Fake news

23 April 2017

(Article by Conrad Landin, industrial reporter of the Morning Star, featured in the May 2017 issue of the ASLEF Journal)


Fake news Trump

It shocked a nation before a major poll – a sensational tale of Russian interference in Western politics. There was fierce debate over the authenticity of the story, but the damage was done.

No, not last year’s US presidential race. This was the Zinoviev letter, a document purportedly from the Communist International, or Comintern, in Moscow to the Communist Party of Great Britain, in 1924. Published by the Daily Mail, it argued that the Labour government’s recognition of the USSR would bring the British proletariat out onto the streets. An official report in 1999 concluded that it was not written by Grigory Zinoviev – which was always improbable and consistently denied by the Russians – but probably forged by an MI6 source. But the infamous letter had done its job; the Conservative Party romped home to victory in the general election of 1924.



Shortly after Trumpageddon last autumn, Barack Obama raised the alarm about the rise of fake news. He was right: inaccurate claims and sometimes bare-faced falsifications were shared more frequently than ever on social media. One article claimed that the Pope had endorsed Donald Trump, and picked up almost a million engagements on Facebook. This year Kellyanne Conway, one of Trump’s top aides, defended the palpable falsehoods of White House press secretary Sean Spicer by describing them not as ‘lies’ but as ‘alternative facts’.

So fake news became big news. Tom Watson, deputy leader of the Labour Party, set up his own fake news inquiry. And other commentators used the hype to point the finger atonline content shared by supporters of Jeremy Corbyn.

The spreading of false information is, of course, a menace. But one major factorin its growth has been largely ignored. Fringe outlets that are derided for their partiality and lack of fact-checking have grown, as the journalist Solomon Hughes has argued, ‘precisely because the established media has repeatedly printed fake news itself’.

Nowhere has this been more apparent than in the media’s depictions of the labour movement – and the Zinoviev letter was just the start.



The media was a major weapon in the bitter miners’ strike of 1984-85. The BBC’s coverage of the Battle of Orgreave, when flying pickets descended on a coking plant in Yorkshire, is the most pertinent example. News programmes showed miners lobbing missiles at police lines before being charged by coppers – even though it had happened the other way round.

Then, in 1990, the Daily Mirror claimed NUM president Arthur Scargill had used money from Libya to pay off his mortgage. Again, the allegations were unsubstantiated, and Scargill was not given the normal right of reply. Roy Greenslade, who edited the Mirror at the time, finally apologised 12 years later.

Even as New Labour was paving its road to power, Fleet Street was as keen as ever to discredit the left. In 1995, a Sunday Times headline screamed: ‘KGB: Michael Foot was our agent’. Foot won a six-figure sum in courtand a written assurance that the paper was not suggestinghe had been a spy.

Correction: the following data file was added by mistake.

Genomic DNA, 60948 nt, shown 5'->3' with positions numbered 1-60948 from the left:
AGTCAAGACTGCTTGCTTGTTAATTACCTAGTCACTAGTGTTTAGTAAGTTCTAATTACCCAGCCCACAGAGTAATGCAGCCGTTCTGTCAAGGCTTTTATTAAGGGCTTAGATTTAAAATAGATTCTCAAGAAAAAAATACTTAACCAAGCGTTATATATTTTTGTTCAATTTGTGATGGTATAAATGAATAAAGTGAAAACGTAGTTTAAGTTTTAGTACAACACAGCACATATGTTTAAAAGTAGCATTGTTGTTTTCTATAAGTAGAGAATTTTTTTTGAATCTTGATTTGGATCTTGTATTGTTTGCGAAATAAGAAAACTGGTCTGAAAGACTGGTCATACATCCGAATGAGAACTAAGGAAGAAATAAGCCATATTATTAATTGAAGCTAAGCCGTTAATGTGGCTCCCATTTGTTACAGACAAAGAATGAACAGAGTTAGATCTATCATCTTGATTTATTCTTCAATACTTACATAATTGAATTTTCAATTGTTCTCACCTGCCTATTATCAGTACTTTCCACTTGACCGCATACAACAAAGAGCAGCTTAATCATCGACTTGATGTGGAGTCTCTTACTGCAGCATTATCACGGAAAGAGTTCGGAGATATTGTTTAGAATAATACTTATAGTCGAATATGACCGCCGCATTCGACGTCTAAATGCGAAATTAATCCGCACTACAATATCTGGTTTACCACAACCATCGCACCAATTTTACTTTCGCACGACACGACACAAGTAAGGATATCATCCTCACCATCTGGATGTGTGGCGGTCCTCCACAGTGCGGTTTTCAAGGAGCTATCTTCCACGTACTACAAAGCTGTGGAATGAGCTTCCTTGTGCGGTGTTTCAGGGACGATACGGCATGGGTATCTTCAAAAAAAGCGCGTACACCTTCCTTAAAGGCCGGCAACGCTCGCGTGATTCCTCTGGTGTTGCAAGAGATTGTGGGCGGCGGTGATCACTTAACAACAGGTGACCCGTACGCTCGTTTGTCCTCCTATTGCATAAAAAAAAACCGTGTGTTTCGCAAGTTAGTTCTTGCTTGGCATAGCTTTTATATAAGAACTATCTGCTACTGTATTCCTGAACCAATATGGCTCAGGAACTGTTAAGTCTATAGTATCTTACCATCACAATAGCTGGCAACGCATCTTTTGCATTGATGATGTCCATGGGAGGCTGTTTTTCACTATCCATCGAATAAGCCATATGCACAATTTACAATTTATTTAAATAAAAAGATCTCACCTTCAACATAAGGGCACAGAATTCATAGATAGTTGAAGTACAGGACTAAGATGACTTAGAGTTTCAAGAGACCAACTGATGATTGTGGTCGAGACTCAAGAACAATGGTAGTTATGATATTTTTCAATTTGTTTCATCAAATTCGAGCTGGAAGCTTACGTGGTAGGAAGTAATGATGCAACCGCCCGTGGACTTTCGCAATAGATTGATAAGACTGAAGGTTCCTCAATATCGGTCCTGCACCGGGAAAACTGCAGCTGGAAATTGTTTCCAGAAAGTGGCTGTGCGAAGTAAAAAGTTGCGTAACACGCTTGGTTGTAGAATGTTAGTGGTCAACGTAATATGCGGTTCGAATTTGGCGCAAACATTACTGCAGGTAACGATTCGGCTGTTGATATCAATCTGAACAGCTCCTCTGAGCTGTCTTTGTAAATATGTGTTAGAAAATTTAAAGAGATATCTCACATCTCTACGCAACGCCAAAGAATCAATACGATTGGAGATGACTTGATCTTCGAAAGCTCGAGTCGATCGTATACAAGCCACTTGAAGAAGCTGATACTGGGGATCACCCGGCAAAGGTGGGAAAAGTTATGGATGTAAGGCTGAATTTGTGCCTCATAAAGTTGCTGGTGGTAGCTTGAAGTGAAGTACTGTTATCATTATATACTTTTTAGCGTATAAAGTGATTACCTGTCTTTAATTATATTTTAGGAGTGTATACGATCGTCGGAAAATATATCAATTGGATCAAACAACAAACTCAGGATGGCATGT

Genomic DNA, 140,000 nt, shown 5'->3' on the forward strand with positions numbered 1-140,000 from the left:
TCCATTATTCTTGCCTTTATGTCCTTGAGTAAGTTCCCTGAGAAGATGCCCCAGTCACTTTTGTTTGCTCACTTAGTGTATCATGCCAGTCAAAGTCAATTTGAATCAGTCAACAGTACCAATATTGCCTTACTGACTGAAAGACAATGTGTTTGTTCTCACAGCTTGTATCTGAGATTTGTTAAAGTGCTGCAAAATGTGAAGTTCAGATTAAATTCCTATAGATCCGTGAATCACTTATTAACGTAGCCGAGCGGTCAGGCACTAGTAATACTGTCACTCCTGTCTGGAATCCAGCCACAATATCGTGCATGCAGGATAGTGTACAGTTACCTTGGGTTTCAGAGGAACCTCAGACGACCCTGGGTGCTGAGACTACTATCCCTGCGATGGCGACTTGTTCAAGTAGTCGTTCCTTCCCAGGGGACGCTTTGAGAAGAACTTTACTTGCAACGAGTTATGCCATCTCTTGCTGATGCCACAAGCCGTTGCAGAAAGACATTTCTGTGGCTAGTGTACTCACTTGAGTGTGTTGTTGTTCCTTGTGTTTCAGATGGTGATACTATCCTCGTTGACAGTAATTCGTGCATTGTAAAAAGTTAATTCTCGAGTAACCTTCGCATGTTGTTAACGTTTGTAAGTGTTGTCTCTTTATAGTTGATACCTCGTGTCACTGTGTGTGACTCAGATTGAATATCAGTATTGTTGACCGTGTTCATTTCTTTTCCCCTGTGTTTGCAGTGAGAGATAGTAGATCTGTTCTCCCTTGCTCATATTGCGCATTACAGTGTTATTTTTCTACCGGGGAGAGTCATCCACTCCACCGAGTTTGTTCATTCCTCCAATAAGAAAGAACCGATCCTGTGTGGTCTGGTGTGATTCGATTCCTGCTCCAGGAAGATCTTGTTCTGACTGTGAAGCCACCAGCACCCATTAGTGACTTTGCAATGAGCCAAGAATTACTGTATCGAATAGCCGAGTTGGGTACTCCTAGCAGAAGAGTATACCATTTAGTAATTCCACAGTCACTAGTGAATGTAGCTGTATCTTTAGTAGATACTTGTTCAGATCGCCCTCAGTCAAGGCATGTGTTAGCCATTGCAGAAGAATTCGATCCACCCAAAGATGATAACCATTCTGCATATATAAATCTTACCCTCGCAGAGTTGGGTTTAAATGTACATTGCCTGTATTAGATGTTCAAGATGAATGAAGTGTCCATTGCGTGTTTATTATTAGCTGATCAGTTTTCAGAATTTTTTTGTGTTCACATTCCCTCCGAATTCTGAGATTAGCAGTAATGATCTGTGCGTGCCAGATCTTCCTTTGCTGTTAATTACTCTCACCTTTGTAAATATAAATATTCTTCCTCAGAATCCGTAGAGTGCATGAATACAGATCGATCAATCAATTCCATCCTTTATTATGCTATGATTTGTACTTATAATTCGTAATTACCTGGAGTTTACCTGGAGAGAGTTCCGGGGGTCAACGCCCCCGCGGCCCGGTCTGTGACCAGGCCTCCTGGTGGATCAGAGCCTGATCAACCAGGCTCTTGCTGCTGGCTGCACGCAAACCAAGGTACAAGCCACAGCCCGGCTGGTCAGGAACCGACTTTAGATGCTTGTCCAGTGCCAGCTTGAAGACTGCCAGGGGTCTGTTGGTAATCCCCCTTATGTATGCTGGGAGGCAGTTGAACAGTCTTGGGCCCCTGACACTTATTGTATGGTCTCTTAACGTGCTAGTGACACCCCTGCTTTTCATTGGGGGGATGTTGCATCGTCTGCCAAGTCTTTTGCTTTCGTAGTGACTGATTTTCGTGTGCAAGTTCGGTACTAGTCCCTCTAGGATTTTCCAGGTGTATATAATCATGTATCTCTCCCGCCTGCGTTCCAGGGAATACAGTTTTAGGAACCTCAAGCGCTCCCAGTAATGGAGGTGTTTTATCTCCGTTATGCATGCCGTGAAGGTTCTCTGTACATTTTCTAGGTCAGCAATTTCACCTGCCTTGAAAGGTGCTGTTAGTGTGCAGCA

These are stand-out fake news falsehoods. But the more recent decline of journalistic standards is also worrying.Newsrooms have faced savage cuts over the past two decades. Between 2013 and 2015, more than 6,000 posts were lost in British journalism, while the PR industry has ballooned by 18,000.

So it’s no surprise that journalists often uncritically regurgitate stories they are spoon-fed. In this walk of shame coverage of industrial issues takes the lead once again. Since most newspapers no longer employ industrial correspondents, unions tend to only get a hearing when they can be linked to political intrigue or ‘travel chaos’. The ASLEF Journal has covered both the inaccuracies of the coverage of the Southern rail dispute (February 2017) and the failure of journalists to understand the Labour Party under Jeremy Corbyn (March 2016). Other highlights include a recent reference in an Evening Standard editorial to ‘tube drivers represented by the RMT and TSSA’. Slapdash.

There’s no denying that new fringe media has published far-fetched coverage of Labour politics, but it’s far from alone here. In January the BBC Trust rebuked political editor Laura Kuenssberg for misrepresenting Corbyn’s comments on ‘shoot to kill’. A recent Newsnight report saw Shami Chakrabarti interviewed in front of a doctored image in which Corbyn was wearing a baseball cap with the slogan ‘Make Britain Great Again’. And viral site Buzzfeed says fake news has failed to grow in Britain as it has in the States because traditional papers already ‘stretch the truth to its limits’.

Fake news is a snappy phrase, but it was foolish for anyone to think its coinage could help restore the fearless journalism we need now more than ever. Instead we have ended up with a game of ping pong. Donald Trump is now one of the first to brand his opponents, and media scrutineers, as offering ‘fake news’. It’s a term of abuse picked up by Vladimir Putin.



Rather than engaging in this tit-for-tat, journalists should surely focus on winning back the trust of audiences across the globe. This means investing in newsrooms and not cutting editorial processes – like sub-editing and proof-reading – that we once took for granted. But it also means a conscious shift away from trivia and towards serious reporting. There’s little in our papers that isn’t about the Westminster bubble, the City or the world of celebrity. If the established media is to restore its credibility, it could start by giving a bit more coverage to the realities of ordinary people’s lives – including the world of work.




Back »

By continuing to use this site, you agree to the use of cookies. For more information please refer to ASLEF’s Privacy Policy